The Faculty of Kinesiology & Physical Education (KPE) cordially invites you to the inaugural Dr. Brian Pronger Lecture: In My Queer Zone: “Vulnerable” Bodies and Carnal Knowledge in Cancer’s Margins.
We are delighted to welcome Dr. Genevieve Rail, Distinguished Professor Emerita, Simone de Beauvoir Institute & Women’s Studies, Concordia University as the keynote speaker for the inaugural Dr. Brian Pronger Lecture.
The lecture is open to all, and will be livestreamed. It will be held on November 15th from 6:30pm-8:30pm at the Clara Benson Building (320 Huron Street Toronto). We welcome students, staff, and faculty from across the University of Toronto community, as well as alumni of the Faculty and members of the public.
There is no cost to attend but registration is required. Please register here using Eventbrite.
A link to the livestream will be provided to registrants a few days before the event.
About The Talk
Reflecting on Pronger’s legacy and ground-breaking writings on the body, gender, sexuality, desire, health, science and technology, Dr. Genevieve Rail will discuss recent research that aims to document how sexual minoritized individuals navigate fields of knowledge inflected by dominant discourses on biomedicine, risk, neoliberalism, homophobia and stereotypical rhetorics of “women’s health” and “lesbian health”, in line with Pronger’s stout resistance to patriarchal, homophobic and territorializing projects.
Based on over 100 interviews with a diverse sample of lesbian, bisexual, trans and queer (LBTQ) persons diagnosed and treated for breast or gynecological cancer, Rail’s research explores the notion of vulnerability and its applicability to LBTQ individuals living with cancer. Their appropriation of, and resistance to dominant discourses in health, while considering the dangers of labeling them as a “vulnerable population,” are examined, with consideration to the fact that their decision-making is punctuated by multiples efforts to contest or manage discrimination and institutional effacement within health systems.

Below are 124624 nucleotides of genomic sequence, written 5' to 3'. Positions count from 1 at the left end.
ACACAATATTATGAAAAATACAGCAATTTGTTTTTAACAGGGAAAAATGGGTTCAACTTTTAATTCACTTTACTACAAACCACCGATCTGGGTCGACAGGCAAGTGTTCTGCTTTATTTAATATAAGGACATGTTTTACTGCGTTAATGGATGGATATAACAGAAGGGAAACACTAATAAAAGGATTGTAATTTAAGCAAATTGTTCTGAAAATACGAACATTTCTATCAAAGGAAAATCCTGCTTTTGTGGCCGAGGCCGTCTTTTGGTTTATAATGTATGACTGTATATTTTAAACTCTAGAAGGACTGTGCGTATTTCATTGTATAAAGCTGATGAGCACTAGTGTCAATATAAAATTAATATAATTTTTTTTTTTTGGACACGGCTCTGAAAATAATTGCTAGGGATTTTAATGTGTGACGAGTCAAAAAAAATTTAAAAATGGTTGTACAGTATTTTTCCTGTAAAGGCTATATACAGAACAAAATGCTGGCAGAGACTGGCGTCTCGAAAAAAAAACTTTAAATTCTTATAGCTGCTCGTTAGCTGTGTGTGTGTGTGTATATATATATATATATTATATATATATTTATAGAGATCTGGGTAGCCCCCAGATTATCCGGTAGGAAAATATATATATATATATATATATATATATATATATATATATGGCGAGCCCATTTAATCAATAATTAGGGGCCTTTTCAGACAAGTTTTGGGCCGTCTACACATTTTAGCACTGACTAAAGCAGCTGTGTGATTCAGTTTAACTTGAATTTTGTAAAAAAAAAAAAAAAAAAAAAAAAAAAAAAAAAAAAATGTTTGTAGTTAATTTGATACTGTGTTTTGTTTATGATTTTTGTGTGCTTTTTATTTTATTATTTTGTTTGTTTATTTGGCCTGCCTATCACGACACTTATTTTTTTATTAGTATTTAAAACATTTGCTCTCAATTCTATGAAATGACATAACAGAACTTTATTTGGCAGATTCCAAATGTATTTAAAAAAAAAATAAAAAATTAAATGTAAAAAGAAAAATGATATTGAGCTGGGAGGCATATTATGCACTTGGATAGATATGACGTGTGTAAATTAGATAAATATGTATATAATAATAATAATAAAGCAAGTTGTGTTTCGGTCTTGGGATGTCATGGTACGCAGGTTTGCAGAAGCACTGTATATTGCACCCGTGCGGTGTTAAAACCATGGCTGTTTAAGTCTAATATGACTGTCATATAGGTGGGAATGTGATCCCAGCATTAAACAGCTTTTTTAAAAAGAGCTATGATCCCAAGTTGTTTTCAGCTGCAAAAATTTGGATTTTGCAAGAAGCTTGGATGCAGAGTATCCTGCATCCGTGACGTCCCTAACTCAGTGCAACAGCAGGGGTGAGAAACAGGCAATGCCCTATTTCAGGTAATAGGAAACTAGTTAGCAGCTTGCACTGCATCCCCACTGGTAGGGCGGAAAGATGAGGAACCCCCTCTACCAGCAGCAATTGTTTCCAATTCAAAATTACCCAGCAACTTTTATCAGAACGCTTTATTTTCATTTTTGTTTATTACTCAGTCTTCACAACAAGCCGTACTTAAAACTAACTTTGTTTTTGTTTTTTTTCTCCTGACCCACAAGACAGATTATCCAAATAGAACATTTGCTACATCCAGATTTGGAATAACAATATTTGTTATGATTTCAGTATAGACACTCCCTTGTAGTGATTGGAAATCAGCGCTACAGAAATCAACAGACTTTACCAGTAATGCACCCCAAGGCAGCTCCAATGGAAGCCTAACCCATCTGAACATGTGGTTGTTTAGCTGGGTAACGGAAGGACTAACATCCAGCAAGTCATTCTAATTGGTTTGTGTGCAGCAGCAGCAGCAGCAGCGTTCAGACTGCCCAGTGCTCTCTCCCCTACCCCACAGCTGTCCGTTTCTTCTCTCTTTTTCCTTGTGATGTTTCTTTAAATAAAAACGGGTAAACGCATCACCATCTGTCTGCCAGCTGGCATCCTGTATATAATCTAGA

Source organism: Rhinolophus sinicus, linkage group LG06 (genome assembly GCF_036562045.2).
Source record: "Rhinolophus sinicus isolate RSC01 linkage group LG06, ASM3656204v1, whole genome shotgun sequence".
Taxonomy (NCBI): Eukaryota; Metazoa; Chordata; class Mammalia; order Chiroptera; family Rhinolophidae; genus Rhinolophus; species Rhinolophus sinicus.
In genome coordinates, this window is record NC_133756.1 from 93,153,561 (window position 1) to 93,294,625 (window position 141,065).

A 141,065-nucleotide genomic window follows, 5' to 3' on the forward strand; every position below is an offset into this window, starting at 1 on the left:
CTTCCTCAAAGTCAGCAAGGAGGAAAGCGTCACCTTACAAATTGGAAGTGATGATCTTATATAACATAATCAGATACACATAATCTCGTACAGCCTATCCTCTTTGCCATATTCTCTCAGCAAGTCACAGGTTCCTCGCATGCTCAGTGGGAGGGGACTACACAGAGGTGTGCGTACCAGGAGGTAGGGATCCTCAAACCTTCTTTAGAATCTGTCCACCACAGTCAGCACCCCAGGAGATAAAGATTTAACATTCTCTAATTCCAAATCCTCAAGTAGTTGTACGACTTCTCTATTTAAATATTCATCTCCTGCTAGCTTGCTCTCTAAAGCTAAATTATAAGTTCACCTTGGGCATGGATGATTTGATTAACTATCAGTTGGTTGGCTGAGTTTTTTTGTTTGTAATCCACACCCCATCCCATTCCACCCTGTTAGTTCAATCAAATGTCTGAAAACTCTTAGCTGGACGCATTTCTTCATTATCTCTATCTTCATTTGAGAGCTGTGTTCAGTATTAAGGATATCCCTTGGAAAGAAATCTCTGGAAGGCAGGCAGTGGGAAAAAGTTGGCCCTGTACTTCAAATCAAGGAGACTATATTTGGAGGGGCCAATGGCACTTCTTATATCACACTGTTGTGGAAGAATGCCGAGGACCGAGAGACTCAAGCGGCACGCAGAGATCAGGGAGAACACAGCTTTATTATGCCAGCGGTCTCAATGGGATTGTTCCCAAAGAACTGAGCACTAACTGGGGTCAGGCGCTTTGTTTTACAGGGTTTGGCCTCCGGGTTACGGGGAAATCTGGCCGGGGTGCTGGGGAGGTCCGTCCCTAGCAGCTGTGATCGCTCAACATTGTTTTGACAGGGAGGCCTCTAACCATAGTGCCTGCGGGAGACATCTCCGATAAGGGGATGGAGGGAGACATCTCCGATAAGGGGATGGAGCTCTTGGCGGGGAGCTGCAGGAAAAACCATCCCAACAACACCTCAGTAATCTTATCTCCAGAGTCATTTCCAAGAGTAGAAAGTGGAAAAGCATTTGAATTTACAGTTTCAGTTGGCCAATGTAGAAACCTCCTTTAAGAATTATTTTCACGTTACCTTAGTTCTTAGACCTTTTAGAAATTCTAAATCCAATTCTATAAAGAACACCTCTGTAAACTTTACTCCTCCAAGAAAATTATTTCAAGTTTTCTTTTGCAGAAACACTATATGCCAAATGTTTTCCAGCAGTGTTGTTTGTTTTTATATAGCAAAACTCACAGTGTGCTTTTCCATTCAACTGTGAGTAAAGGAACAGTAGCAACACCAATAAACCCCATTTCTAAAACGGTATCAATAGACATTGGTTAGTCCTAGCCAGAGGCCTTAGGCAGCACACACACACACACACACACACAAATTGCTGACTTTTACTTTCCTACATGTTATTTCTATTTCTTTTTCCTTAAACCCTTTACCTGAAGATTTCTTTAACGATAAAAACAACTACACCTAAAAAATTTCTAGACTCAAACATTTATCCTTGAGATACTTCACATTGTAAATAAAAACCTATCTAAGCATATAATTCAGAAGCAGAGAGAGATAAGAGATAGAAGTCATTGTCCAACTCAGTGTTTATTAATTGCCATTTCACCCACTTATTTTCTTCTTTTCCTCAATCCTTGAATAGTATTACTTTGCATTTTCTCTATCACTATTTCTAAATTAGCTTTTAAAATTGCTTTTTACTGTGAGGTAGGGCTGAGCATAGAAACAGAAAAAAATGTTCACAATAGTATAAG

These participants’ queer stories reveal a relationship to cancer health and knowledges that troubles sex, gender, sexuality, and medical norms and suggest, as Brian Pronger’s work has so brilliantly done, the need to consider “carnal,” subjugated knowledges and to queer health promotion interventions.
Geneviève Rail received her Ph.D. from the University of Illinois at Urbana-Champaign, where Cultural Studies specialist Norman Denzin supervised her. She has taught courses related to women’s bodies, physical activity and health at the University of Ottawa’s Faculty of Health Sciences from 1991 to 2009. Since then, she has been Principal, and then Professor of Feminist Cultural Studies of Health at the Simone de Beauvoir Institute of Concordia University. Geneviève was named Distinguished Professor Emerita in 2020 and is currently pursuing her research on women’s experiences of body-related institutions (e.g., health systems, pharmaceutical industries, media) and her approaches are feminist, poststructuralist, decolonial and queer. Author of over 100 articles or book chapters, she has been a keynote speaker in over 50 national or international conferences. In the last 20 years, she has received funding from Canadian and Australian research councils (ARC, SSHRC, CIHR) for a series of research projects involving women from varying sexuality, race, ethnicity, ability, and socioeconomic milieus. She is interested in these women’s discursive constructions and embodied experiences of the body and health. Her latest CIHR-funded projects deal with: (a) fatness and fatphobia; (b) HPV vaccination, and (c) breast and gynaecological cancer care for LBTQ persons.
About the Dr. Brian Pronger Lecture
This lectureship honors the memory of scholar and activist Dr. Brian Pronger (1953 – 2018), an Associate Professor in the Faculty of Kinesiology and Physical Education and founding member of the University of Toronto’s Sexual Diversity Studies undergraduate program. The series aims to celebrate his legacy of teaching and social justice in critical studies of sports and physical activity.